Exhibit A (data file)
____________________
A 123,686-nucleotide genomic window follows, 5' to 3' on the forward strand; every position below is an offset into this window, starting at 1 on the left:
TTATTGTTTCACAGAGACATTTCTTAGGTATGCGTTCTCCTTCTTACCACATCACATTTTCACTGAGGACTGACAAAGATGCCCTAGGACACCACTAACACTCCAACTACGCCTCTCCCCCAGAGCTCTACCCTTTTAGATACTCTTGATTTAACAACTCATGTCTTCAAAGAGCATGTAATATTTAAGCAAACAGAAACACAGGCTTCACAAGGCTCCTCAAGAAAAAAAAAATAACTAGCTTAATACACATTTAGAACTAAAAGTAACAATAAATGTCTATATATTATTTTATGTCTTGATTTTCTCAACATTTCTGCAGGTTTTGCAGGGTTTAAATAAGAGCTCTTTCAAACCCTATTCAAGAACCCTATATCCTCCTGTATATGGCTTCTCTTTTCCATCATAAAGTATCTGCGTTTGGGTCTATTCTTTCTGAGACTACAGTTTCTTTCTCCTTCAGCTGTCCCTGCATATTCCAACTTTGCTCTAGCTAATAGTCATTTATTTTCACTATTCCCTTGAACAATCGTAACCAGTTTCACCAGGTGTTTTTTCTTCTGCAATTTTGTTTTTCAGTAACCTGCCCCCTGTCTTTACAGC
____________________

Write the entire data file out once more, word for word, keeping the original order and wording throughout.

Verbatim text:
A 123,686-nucleotide genomic window follows, 5' to 3' on the forward strand; every position below is an offset into this window, starting at 1 on the left:
TTATTGTTTCACAGAGACATTTCTTAGGTATGCGTTCTCCTTCTTACCACATCACATTTTCACTGAGGACTGACAAAGATGCCCTAGGACACCACTAACACTCCAACTACGCCTCTCCCCCAGAGCTCTACCCTTTTAGATACTCTTGATTTAACAACTCATGTCTTCAAAGAGCATGTAATATTTAAGCAAACAGAAACACAGGCTTCACAAGGCTCCTCAAGAAAAAAAAAATAACTAGCTTAATACACATTTAGAACTAAAAGTAACAATAAATGTCTATATATTATTTTATGTCTTGATTTTCTCAACATTTCTGCAGGTTTTGCAGGGTTTAAATAAGAGCTCTTTCAAACCCTATTCAAGAACCCTATATCCTCCTGTATATGGCTTCTCTTTTCCATCATAAAGTATCTGCGTTTGGGTCTATTCTTTCTGAGACTACAGTTTCTTTCTCCTTCAGCTGTCCCTGCATATTCCAACTTTGCTCTAGCTAATAGTCATTTATTTTCACTATTCCCTTGAACAATCGTAACCAGTTTCACCAGGTGTTTTTTCTTCTGCAATTTTGTTTTTCAGTAACCTGCCCCCTGTCTTTACAGC